“Your beloved has gone down to a foreign land. You call but your beloved does not hear. You call in the fields and in the valleys but your beloved does not answer…Your beloved is waiting on the hills. Be patient and go with nimble feet dropping your body like a scroll.” (Winterson).
The narrator is trying to say calling out to your beloved and using language is useless in connecting with them. You must physically move towards them with your body to connect with theirs; your body is the scroll that will express your love, not language. Thus, with both these examples in mind, the narrator has made a clear distinction between the true objective expression of love that is lodged in the body like a scroll to be read rather than the subjective expression of love that is held by language and can easily go unanswered.
To claim love is expressed through the body is meaningless without explaining or supporting how this is possible. This is where the narrator utilizes the postmodern aspect of setting as signifier of meaning; the meaning here being the expression of love. On page eighty-two the narrator says,
“I began a voyage down her spine, the cobbled road of hers that brought me to a cleft and a damp valley then a deep pit to drown in. What other places are there in the world than those discovered on a lover’s body.” (Winterson)
This mapping of the lover’s body is done throughout the novel but most noticeably from pages 115-141 which are broken up into sections such as “The Cells, Tissues, Systems and Cavities of the Body,” “The Skin,” “The Skeleton,” and “The Special Senses;” each section including a detailed description by the narrator of his or her love’s body. Everything from the eyes, lips, skin, and curvatures are assessed and met by metaphors or similes by the narrator. Therefore, we realize the body is a setting, it is the where and when that affects the mood the narrator is in. Furthermore, it is not subjective as language is, the body is an objective setting; the normal human body is composed of all the sections these pages are broken up into and described by the narrator. Thus, through the metaphors and similes these objective traits of the normal human body become signifiers to express true love. To clarify, on page seventy-eight the narrator states,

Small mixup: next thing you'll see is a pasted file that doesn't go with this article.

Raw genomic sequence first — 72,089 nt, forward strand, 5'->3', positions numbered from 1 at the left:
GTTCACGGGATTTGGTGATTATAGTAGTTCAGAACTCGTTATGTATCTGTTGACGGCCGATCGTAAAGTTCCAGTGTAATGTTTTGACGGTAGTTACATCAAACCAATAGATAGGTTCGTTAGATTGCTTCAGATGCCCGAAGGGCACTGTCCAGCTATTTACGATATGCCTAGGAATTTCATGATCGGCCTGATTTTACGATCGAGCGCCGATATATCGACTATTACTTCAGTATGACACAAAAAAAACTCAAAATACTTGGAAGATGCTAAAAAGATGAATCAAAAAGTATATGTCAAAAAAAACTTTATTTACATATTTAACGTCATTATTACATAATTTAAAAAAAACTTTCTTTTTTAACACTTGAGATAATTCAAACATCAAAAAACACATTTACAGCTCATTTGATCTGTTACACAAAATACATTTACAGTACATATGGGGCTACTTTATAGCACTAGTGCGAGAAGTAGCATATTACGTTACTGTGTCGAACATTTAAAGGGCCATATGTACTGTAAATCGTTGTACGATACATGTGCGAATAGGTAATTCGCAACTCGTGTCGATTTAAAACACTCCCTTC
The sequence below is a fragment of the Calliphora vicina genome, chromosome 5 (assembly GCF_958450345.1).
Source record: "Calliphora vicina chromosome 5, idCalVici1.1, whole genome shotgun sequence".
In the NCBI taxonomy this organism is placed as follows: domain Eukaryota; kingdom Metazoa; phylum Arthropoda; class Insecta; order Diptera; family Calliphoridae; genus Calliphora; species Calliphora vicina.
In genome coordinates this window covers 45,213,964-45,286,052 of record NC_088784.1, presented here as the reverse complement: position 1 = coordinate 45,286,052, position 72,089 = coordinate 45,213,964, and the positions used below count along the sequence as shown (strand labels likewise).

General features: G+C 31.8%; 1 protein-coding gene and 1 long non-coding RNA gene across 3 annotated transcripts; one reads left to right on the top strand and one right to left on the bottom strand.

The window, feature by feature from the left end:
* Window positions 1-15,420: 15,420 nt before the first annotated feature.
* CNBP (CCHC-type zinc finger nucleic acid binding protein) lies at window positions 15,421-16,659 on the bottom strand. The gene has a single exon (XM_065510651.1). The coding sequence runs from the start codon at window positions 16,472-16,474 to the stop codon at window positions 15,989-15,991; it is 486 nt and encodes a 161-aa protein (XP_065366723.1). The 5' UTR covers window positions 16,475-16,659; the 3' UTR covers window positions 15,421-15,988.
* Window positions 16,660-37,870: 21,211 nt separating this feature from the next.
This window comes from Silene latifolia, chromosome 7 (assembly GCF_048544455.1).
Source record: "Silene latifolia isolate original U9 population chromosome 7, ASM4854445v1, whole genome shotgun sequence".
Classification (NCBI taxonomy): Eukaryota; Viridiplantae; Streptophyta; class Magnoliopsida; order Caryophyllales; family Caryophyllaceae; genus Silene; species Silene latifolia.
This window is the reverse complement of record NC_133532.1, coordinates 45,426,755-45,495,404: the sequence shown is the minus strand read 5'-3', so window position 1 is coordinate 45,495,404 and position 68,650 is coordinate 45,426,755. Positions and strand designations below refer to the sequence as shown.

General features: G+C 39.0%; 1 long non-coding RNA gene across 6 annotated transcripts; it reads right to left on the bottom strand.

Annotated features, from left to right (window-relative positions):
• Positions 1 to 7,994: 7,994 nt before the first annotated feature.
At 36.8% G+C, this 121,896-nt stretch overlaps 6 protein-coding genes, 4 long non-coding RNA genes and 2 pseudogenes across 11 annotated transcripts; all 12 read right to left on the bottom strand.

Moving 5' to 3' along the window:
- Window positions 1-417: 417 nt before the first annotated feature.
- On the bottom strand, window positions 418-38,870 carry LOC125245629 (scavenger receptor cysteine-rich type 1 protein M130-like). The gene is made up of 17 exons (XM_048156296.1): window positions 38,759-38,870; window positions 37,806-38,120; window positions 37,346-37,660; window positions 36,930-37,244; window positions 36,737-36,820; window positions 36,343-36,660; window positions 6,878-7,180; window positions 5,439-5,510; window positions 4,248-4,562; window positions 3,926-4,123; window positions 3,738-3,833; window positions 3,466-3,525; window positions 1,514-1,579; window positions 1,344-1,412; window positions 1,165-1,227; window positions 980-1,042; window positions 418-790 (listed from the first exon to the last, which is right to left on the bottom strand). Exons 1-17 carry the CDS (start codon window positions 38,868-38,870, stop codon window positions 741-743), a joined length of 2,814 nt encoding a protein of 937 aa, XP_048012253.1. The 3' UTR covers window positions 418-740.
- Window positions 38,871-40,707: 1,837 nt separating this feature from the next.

“What would you do? Pass the body into the hands of strangers? The body that has lain beside you in sickness and in health. The body your arms still long for dead or not. You were intimate with every muscle, privy to the eyelids moving in sleep. This is the body where your name is written…”(Winterson)
It is the body that you love, the body where your name is written. You long to feel this body no matter what because it is the objective expression of love. Every muscle, organ, scar and movement makes this person the person the narrator loves; the tangible and true embodiment of love not affected by subjectivity as language is.
Thus, in Winterson’s Written on the Body the narrator utilizes two aspects of postmodern narrative structure. He or she constructs a setting that is truly a signifier of objective meaning rather than merely objective spaces and also makes clear that language can be vague, misleading, or questionable; in essence, language is subjective. By using the latter concept in analyzing the expression of love through language we find such words as “I love you” are merely diluted subjective versions of the true expression of love. That being said, the narrator makes clear love is found within the setting of the body that signifies its true objective expression.
Winterson, Jeanette. Written on the Body. Toronto: Vintage Canada, 1992. Print
Barry, Peter. Beginning Theory: An Introduction to Literary and Cultural Theory.
Manchester: Manchester University Press, 2002. Print